Arriving on the Basque Coast

April Fools Day was meant to be the first working day after Britain’s exit from the EU. It turns out it wasn’t. In any case we had planned our first non-working day after Brexit as one of exiting Britain. With Bertha packed and house and jobs closed down, we set off to spend springtime in Spain.

The queue for the early morning ferry out of Portsmouth to Bilbao was strangely short. Instead of being sent down into the galleys to park in the Baie de Seine’s garage we were directed up onto its open deck and instructed to park directly alongside the starboard rails. It was not a great start.

Leaving Portsmouth on starboard

The 28 hour ‘economie’ crossing was a strain on nerves and stomachs. The sea swell was rough and the north-westerly wind worse. We feared for Bertha bouncing on the deck at the back of the ship and being buffeted by the strong gales. It was a nervy and sleepless night, not helped by our inability to find out where we had reached so far.

Brittany Ferries’ own tracking website had no record of the boat or the schedule of our voyage. We visited the site a number of times, but the boat was always missing. No one ever seemed to be staffing the information desk when we went to enquire.

The missing Baie de Seine ferry

Over tea in the morning, relieved at seeing our van still sitting squat squarely on the deck, with her roof intact, we wandered about the boat seeing the same few people as we had last night.

We discovered the reason for the boat’s eerie emptiness – sales of passenger tickets had been stopped two months previously when it was put on a requisition list in case of needing to transport food and supplies to crashed out Brexit Britain. As it was not registered as a passenger voyage it did not show on the online tracker. We had sailed across the Bay of Biscay on a ‘ghost ship’.

Arriving at Bilbao, battered and blown on a Brexit boat

The coastline from Bilbao stretches west to the UNESCO world heritage site around Zumaia. 13kms of unique layered rocks and cliffs, called the ‘Flysch’, tell 60 million years of geological history, including the extinction of the dinosaurs.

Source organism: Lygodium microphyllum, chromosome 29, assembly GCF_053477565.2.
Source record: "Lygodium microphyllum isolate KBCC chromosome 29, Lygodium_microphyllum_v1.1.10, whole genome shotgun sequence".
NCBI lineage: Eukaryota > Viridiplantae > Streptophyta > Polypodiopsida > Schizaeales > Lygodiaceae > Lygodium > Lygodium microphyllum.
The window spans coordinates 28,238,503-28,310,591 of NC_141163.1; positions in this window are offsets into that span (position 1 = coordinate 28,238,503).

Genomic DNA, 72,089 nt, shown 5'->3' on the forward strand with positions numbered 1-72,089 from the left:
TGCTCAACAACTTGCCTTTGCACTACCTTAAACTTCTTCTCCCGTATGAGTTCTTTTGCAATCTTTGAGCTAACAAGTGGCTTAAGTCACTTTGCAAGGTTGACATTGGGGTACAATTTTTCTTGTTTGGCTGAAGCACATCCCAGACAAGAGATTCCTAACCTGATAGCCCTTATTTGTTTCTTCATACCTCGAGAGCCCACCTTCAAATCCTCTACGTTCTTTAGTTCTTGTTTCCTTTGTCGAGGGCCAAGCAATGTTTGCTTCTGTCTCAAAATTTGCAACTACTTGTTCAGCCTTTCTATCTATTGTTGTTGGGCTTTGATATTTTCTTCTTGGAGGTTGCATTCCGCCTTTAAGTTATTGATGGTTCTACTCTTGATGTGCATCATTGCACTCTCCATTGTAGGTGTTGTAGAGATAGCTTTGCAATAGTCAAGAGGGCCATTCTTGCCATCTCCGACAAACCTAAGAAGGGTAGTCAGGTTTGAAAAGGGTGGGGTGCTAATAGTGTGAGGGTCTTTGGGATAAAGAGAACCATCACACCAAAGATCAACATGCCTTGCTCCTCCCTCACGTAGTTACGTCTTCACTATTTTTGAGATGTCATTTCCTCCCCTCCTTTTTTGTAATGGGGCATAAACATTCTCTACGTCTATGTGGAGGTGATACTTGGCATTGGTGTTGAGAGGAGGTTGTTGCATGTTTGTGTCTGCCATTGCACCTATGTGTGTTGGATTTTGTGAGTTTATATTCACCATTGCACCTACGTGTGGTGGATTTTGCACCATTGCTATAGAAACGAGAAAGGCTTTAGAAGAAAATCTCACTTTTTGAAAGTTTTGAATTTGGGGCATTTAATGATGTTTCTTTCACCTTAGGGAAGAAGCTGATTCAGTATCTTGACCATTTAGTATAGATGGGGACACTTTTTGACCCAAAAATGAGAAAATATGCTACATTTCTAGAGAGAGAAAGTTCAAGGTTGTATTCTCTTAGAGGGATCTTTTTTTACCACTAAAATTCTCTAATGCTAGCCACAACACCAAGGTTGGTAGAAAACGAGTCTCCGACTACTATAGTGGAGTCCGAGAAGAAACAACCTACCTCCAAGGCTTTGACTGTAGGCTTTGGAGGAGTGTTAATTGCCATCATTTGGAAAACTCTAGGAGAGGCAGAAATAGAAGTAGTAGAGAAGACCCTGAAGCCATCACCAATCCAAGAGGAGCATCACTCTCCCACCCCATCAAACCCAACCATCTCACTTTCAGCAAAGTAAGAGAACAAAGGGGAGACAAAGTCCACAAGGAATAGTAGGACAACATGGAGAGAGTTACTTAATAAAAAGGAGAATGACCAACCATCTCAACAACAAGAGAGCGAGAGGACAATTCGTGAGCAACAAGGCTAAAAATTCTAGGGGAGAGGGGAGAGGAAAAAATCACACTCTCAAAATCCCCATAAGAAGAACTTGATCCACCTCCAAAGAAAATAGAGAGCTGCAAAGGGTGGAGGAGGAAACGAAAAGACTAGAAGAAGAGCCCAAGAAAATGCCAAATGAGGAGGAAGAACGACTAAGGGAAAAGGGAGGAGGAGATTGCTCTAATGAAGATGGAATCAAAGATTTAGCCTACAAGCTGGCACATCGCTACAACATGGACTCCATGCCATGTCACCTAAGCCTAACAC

The ‘Flysch’ is the setting for Dragonstone, featured in the Game of Thrones TV series. Huge numbers of international tourists are now flocking to the Basque coastline and, tellingly, we saw graffiti protests of ‘sin dragones’ painted along the long harbourside walls of the port of Bilbao.

Flysch view

Bilbao is a city of modernity, home to Athletic Bilbao’s incredible football stadium, the modern art world’s Guggenheim Museum, soaring skyscrapers and a dazzling medieval centre, Casco Viejo.

Twisting narrow lanes of brightly painted and balconied apartments open onto grand arcaded plazas, full of eateries and swanky bars where locals and visitors mix together.

Landmark architectural gems of the art noveau railway station and Europe’s largest indoor market squat proudly amid the green river, its’ many bridges and the iron balconied and bay window-fronted apartments.

The air smells Mediterranean with the aromas of seafood lunches, freshly baked bread and accompanying basura (which the local green-clad army of Garbi hastily dispose of and clear up).

We drove past the heights of Monte Kobeta where previously we had had a birds’ eye view of the city at night. Stormy skies, high winds and a residual queasy feeling had us driving south through green hills of the Basque lands and to its elegant capital, Vitoria–Gasteiz.